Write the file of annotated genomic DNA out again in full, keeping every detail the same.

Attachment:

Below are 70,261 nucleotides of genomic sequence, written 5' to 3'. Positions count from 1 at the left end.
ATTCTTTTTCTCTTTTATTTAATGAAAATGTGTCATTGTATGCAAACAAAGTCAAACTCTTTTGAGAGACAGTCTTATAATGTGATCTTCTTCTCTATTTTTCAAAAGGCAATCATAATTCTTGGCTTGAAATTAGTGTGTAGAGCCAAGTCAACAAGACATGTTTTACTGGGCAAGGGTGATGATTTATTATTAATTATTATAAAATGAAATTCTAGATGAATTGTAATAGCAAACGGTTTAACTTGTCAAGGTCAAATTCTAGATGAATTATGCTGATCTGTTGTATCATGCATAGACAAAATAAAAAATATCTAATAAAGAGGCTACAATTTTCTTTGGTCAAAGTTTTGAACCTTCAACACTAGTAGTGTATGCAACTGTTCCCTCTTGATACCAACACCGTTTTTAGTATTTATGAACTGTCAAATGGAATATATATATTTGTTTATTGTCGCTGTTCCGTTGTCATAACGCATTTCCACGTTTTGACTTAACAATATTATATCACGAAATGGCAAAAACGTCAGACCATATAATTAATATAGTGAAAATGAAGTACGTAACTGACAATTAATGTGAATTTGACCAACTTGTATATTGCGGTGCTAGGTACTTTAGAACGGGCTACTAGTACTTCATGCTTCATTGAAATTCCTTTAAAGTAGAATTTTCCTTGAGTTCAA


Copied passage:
Below are 70,261 nucleotides of genomic sequence, written 5' to 3'. Positions count from 1 at the left end.
ATTCTTTTTCTCTTTTATTTAATGAAAATGTGTCATTGTATGCAAACAAAGTCAAACTCTTTTGAGAGACAGTCTTATAATGTGATCTTCTTCTCTATTTTTCAAAAGGCAATCATAATTCTTGGCTTGAAATTAGTGTGTAGAGCCAAGTCAACAAGACATGTTTTACTGGGCAAGGGTGATGATTTATTATTAATTATTATAAAATGAAATTCTAGATGAATTGTAATAGCAAACGGTTTAACTTGTCAAGGTCAAATTCTAGATGAATTATGCTGATCTGTTGTATCATGCATAGACAAAATAAAAAATATCTAATAAAGAGGCTACAATTTTCTTTGGTCAAAGTTTTGAACCTTCAACACTAGTAGTGTATGCAACTGTTCCCTCTTGATACCAACACCGTTTTTAGTATTTATGAACTGTCAAATGGAATATATATATTTGTTTATTGTCGCTGTTCCGTTGTCATAACGCATTTCCACGTTTTGACTTAACAATATTATATCACGAAATGGCAAAAACGTCAGACCATATAATTAATATAGTGAAAATGAAGTACGTAACTGACAATTAATGTGAATTTGACCAACTTGTATATTGCGGTGCTAGGTACTTTAGAACGGGCTACTAGTACTTCATGCTTCATTGAAATTCCTTTAAAGTAGAATTTTCCTTGAGTTCAA